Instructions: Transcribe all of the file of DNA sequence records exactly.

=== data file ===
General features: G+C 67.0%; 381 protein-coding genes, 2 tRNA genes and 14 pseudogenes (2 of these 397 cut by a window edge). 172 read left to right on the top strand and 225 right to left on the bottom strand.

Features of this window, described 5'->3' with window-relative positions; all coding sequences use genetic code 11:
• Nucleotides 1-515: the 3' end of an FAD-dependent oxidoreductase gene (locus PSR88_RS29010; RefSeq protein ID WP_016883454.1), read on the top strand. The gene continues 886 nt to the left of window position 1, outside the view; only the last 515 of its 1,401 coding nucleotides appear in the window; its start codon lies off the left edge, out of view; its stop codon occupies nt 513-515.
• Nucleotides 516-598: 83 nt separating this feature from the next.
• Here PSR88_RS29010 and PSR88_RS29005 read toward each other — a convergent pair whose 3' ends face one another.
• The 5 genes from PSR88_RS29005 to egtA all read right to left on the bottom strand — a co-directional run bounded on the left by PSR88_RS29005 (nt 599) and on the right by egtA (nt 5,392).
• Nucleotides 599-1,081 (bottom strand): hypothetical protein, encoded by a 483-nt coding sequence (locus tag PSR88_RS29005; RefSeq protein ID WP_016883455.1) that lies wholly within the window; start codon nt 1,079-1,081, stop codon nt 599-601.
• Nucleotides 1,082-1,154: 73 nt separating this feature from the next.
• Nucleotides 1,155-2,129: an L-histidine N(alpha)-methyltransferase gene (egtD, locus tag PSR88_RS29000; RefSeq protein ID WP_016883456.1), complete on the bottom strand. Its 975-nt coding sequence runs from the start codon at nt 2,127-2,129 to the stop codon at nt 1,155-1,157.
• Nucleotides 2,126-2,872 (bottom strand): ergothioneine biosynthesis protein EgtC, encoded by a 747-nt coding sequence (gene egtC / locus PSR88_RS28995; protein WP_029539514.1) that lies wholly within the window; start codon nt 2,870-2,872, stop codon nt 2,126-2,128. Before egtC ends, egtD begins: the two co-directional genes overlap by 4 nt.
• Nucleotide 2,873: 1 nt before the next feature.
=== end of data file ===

General features: G+C 67.0%; 381 protein-coding genes, 2 tRNA genes and 14 pseudogenes (2 of these 397 cut by a window edge). 172 read left to right on the top strand and 225 right to left on the bottom strand.

Features of this window, described 5'->3' with window-relative positions; all coding sequences use genetic code 11:
• Nucleotides 1-515: the 3' end of an FAD-dependent oxidoreductase gene (locus PSR88_RS29010; RefSeq protein ID WP_016883454.1), read on the top strand. The gene continues 886 nt to the left of window position 1, outside the view; only the last 515 of its 1,401 coding nucleotides appear in the window; its start codon lies off the left edge, out of view; its stop codon occupies nt 513-515.
• Nucleotides 516-598: 83 nt separating this feature from the next.
• Here PSR88_RS29010 and PSR88_RS29005 read toward each other — a convergent pair whose 3' ends face one another.
• The 5 genes from PSR88_RS29005 to egtA all read right to left on the bottom strand — a co-directional run bounded on the left by PSR88_RS29005 (nt 599) and on the right by egtA (nt 5,392).
• Nucleotides 599-1,081 (bottom strand): hypothetical protein, encoded by a 483-nt coding sequence (locus tag PSR88_RS29005; RefSeq protein ID WP_016883455.1) that lies wholly within the window; start codon nt 1,079-1,081, stop codon nt 599-601.
• Nucleotides 1,082-1,154: 73 nt separating this feature from the next.
• Nucleotides 1,155-2,129: an L-histidine N(alpha)-methyltransferase gene (egtD, locus tag PSR88_RS29000; RefSeq protein ID WP_016883456.1), complete on the bottom strand. Its 975-nt coding sequence runs from the start codon at nt 2,127-2,129 to the stop codon at nt 1,155-1,157.
• Nucleotides 2,126-2,872 (bottom strand): ergothioneine biosynthesis protein EgtC, encoded by a 747-nt coding sequence (gene egtC / locus PSR88_RS28995; protein WP_029539514.1) that lies wholly within the window; start codon nt 2,870-2,872, stop codon nt 2,126-2,128. Before egtC ends, egtD begins: the two co-directional genes overlap by 4 nt.
• Nucleotide 2,873: 1 nt before the next feature.